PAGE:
We're not talking anymore about preaching diet and exercise, disclosing calorie counts, or restricting sodas in schools. We're talking about banning the sale of food to adults. Treating French fries like cigarettes or liquor. I didn't think this would happen in the United States anytime soon. I was wrong.Well, why didn't you think it would happen in the United States? Look at what's happened with smoking. The left has already virtually won that war; why shouldn't they turn to unhealthy food next? And notice that by Saletan's own description, we're not talking about treating French fries like cigarettes or liquor, we're talking about treating them more severely than cigarettes and liquor, which are freely available for purchase by adults.
Saletan does make a good point in the article. Among those who think that the obese poor need more governmental help with their culinary choices, it is often said that poor people in urban environments have no choice but to eat fast food, since there are no supermarkets in their neighborhoods because of high crime and economic deprivation. Saletan thinks that's bogus:
And the helplessness attributed to poor people is exaggerated. "You try to get a salad within 20 minutes of our location; it's virtually impossible," says the Community Coalition's executive director. Really? The coalition's headquarters is at 8101 S. Vermont Ave. A quick Google search shows, among other outlets, a Jack-in-the-Box six blocks away. They have salads. Not the world's greatest salads, but not as bad as a government that tells you whose salad you can eat.I tend to agree with this. During the first year of medical school, we were all forced to do a public service project, and one group decided to examine nutrition in poor areas of the city. They claimed that in one area, for blocks and blocks in every direction, there was no store selling fresh produce. Despite such claims, I find it hard to believe that the denizens of the "inner cities" can't find healthy food. Even if they don't have cars, they have public transportation. Most of them do work, meaning they are probably leaving their neighborhoods daily for somewhat more thriving ones. Yet the left accepts the "poor people don't have stores selling healthy food accessible to them" idea as gospel, and will not consider that it might not be true, using it to shut down debate when one suggests that we shouldn't regulate fast food.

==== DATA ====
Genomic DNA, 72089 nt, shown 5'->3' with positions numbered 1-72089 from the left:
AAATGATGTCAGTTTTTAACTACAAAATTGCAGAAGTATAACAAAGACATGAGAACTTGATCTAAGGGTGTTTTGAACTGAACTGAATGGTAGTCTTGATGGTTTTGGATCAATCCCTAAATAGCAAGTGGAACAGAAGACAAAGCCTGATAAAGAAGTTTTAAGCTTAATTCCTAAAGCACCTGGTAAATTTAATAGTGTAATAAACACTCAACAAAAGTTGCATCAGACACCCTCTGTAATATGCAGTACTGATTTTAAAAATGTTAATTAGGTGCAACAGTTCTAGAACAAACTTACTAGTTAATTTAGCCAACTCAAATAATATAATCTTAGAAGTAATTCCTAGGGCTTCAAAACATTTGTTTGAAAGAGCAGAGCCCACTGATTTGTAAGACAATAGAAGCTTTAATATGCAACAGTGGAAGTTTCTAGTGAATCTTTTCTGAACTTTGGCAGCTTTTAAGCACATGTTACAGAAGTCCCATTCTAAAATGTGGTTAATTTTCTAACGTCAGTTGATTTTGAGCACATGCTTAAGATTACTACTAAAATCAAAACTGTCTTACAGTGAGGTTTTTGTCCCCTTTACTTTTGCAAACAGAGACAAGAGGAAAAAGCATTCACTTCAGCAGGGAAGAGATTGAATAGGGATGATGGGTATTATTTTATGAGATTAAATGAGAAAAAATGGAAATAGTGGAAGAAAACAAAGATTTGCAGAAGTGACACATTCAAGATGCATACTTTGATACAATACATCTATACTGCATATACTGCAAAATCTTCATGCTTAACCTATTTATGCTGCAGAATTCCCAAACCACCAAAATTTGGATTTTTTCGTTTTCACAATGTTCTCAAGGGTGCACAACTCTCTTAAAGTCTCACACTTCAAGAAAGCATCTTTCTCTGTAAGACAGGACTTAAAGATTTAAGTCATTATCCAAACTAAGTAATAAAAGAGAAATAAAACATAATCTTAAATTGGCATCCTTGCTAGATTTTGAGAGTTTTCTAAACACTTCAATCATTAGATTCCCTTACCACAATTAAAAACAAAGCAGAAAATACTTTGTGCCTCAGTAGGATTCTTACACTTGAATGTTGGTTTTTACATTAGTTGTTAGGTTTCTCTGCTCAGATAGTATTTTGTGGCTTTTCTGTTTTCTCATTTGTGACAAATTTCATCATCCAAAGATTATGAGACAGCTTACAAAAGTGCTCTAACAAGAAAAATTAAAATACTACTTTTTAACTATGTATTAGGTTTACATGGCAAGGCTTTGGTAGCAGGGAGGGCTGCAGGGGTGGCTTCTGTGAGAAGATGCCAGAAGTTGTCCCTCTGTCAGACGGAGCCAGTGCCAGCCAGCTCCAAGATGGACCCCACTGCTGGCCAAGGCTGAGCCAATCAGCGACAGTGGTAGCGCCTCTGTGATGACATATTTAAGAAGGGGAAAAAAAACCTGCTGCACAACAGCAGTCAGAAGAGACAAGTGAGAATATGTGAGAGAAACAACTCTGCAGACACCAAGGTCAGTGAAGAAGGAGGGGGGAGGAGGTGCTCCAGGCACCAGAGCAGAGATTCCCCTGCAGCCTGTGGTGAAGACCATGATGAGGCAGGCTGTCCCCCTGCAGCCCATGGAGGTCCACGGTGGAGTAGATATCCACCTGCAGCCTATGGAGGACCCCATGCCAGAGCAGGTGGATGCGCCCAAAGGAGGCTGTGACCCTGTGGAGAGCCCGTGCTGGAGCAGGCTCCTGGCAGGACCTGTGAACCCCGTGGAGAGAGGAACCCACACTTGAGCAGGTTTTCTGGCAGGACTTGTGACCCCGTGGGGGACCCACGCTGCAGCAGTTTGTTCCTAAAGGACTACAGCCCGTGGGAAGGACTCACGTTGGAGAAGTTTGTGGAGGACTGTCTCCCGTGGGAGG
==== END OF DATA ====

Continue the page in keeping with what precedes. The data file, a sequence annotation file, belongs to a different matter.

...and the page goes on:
In any case, while there's nothing morally wrong with tobacco, it's not a necessity of life and there's no question that chronic smoking is foolish. Yet eating is a basic necessity, and as I pointed out above, the left wants to treat it more strictly than tobacco. Perhaps it will soon be time to formulate a new law. Something along the lines of: in liberal society, the more natural and normal an activity, the more it will be constrained and regulated according to what the elite deems best. I don't think we have sufficient examples of this yet, but be on the lookout for more.